In the Eastern part of the world, particularly Southeast Asia and China, the lychee fruit is a very popular food source. Those of us who reside in the Western part of the world may have only heard of this fruit once or twice, or maybe happened upon a lychee-flavoured instant noodle packet in the Asian foods section of the supermarket. –But if this fruit is so popular in other parts of the world, then there must be something to it, right? Aside from being a symbol of love and romance in China, the lychee is hailed as being an all-around health booster due to its naturally high content of many nutrients. Let’s take a look at some of the positive health impacts that lychee fruit can have on the body.

Lychee fruit is absolutely teeming with vitamin C. In just 100 grams, about three and a half ounces, of lychee there is around 120 percent of the recommended daily allowance of vitamin C. That’s an impressive amount to say that the same amount of oranges provides 99 percent of the recommended daily allowance of vitamin C. This essential vitamin is one that cannot be produced by the body yet it is required in order to prevent health problems, like scurvy. Vitamin C is most widely known as an essential component in the maintenance of a strong and healthy immune system. In China, this fruit is used to combat the common signs of a cold, such as fever, sore throat, and body aches. So, if you find yourself feeling under the weather more-so lately, then you might want to consider drinking some lychee juice or, if you can get your hands on it, eating a few fresh lychees. If you decide to make a juice, make sure you  use a good quality masticating juicer. You can find some decent juicer machine options at

In many parts of Asia, lychee is used as a means to help lower blood pressure and maintain good overall heart health. Those who suffer from high blood pressure may find that a couple of lychees eaten every day, or even drinking a small glass of lychee juice, could help to bring blood pressure levels down to a safer, more manageable level. Be aware, though, that individuals who suffer from diabetes should be cautious in their consumption of lychee fruit, as the natural sugars found in the fruit could result in a spike in blood sugar/glucose levels, which could be dangerous to a diabetic.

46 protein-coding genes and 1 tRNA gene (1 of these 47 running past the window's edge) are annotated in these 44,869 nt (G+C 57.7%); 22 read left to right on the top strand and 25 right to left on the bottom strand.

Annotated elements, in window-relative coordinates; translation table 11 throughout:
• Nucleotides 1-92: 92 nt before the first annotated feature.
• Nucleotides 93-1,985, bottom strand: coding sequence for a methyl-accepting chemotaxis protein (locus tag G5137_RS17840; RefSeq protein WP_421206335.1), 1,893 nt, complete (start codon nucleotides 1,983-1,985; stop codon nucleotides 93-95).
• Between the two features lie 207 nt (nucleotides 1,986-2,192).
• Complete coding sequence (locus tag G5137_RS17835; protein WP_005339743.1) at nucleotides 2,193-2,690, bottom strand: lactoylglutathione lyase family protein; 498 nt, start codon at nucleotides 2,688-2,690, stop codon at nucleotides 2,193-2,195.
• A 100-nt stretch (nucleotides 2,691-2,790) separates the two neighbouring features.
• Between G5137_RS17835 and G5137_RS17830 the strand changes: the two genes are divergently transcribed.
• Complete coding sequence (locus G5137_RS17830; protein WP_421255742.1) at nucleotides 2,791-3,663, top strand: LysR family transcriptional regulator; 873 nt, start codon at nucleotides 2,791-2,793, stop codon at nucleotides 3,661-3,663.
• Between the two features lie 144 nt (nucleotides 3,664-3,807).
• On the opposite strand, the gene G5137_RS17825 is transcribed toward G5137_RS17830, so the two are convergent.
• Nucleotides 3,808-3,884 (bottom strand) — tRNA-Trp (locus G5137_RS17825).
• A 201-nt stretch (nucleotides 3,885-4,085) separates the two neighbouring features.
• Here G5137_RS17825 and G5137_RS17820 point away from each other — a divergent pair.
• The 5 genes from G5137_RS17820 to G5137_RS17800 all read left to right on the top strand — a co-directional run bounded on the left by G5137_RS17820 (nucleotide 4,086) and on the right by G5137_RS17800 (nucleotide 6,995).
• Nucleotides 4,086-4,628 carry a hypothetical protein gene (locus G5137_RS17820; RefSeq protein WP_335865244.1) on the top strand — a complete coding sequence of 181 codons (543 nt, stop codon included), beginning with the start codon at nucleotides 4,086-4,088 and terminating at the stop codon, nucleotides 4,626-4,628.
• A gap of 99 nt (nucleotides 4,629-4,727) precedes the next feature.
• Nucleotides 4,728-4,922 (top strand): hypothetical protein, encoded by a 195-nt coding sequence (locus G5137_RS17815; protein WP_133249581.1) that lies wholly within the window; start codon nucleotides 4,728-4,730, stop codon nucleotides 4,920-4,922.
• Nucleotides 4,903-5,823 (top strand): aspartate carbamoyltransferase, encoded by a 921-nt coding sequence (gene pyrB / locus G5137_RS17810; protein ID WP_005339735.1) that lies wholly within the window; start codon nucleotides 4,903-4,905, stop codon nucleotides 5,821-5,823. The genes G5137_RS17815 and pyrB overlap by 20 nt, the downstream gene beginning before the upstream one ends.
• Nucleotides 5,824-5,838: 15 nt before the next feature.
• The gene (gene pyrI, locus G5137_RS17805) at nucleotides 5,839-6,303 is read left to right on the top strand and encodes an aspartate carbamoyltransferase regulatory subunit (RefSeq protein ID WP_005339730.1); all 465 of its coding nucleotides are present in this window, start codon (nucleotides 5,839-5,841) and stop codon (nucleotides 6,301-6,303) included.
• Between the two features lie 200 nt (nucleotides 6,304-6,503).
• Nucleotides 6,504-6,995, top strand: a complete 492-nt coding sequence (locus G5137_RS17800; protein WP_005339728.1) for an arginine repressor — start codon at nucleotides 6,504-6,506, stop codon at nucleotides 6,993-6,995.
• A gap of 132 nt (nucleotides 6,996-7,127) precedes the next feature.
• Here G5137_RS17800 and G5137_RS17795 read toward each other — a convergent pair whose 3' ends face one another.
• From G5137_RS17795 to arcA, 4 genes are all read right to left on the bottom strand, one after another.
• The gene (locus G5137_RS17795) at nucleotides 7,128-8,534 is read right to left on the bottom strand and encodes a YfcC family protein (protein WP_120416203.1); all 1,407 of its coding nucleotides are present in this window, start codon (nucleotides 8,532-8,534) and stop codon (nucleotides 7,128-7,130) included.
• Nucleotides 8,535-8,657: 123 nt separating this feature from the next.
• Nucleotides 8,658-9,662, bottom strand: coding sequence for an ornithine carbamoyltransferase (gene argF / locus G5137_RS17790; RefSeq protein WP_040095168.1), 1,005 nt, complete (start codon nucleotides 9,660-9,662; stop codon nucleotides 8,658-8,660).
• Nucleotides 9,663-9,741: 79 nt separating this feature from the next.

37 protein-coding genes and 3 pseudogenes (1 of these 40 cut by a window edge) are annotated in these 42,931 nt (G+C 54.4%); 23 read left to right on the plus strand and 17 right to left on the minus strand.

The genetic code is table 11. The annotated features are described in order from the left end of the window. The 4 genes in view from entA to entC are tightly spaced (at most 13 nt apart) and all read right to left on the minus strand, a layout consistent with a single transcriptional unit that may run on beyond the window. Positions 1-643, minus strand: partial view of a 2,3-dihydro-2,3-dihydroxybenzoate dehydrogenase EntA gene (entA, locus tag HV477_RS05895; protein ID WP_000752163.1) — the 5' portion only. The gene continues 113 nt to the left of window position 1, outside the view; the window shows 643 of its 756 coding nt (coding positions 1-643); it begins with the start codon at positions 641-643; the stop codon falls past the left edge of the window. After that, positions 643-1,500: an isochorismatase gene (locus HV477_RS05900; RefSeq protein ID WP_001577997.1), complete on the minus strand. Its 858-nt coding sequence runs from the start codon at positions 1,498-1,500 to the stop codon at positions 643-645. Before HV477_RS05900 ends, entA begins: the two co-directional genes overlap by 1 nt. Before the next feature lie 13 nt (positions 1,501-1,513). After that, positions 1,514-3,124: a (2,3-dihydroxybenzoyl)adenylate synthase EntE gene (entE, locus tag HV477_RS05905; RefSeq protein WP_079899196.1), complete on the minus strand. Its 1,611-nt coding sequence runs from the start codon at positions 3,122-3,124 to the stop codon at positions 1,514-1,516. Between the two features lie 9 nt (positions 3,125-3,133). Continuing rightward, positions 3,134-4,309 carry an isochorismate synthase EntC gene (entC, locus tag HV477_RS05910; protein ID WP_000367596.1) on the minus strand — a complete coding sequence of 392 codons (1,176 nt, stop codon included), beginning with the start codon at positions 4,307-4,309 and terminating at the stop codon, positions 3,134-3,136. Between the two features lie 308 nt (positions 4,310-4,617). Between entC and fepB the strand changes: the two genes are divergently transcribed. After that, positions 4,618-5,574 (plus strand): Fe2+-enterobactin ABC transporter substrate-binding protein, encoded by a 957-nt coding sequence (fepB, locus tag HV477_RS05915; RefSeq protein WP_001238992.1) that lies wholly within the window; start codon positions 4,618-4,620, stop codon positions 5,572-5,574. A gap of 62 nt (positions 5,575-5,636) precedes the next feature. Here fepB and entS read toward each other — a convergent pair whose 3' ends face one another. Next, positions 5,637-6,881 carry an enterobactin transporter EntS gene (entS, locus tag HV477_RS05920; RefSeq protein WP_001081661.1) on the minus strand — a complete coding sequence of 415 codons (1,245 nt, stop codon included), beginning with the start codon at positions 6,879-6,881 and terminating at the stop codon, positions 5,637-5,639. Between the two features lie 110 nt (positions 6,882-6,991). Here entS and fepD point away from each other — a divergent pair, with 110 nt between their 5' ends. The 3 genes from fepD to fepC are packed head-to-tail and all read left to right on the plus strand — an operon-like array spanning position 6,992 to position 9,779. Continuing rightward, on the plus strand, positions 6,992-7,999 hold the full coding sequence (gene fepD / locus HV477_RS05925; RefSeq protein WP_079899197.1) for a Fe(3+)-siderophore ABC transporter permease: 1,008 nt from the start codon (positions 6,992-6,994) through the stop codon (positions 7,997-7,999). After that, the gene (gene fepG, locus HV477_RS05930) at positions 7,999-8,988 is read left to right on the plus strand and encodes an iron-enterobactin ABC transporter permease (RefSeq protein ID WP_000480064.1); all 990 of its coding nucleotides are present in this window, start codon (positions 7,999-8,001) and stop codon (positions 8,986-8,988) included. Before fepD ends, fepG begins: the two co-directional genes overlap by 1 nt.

Although you could easily purchase a bottle of lychee juice and consume this fruit the ‘easy way,’ you needn’t shy away from the ingesting the raw fruit. Lychee fruit is very easy to prepare. First, select fruits that have a bright pink or red peel. Stay away from the green ones because they have not ripened yet. Next, test the texture. Use your thumb to gently press into the fruit. If it gives a little then it is ready to consume. Dark fruits that are significantly softer to the touch are probably over-ripened. Begin preparation by peeling the skin away. The flesh underneath is transparent white in colour and very slippery in texture. Once the skin is completely removed you can use your fingers to perforate the flesh to remove the large brown seed. Once the seed is removed you can pop the lychee directly into your mouth or toss it into your favourite fruit-based recipes.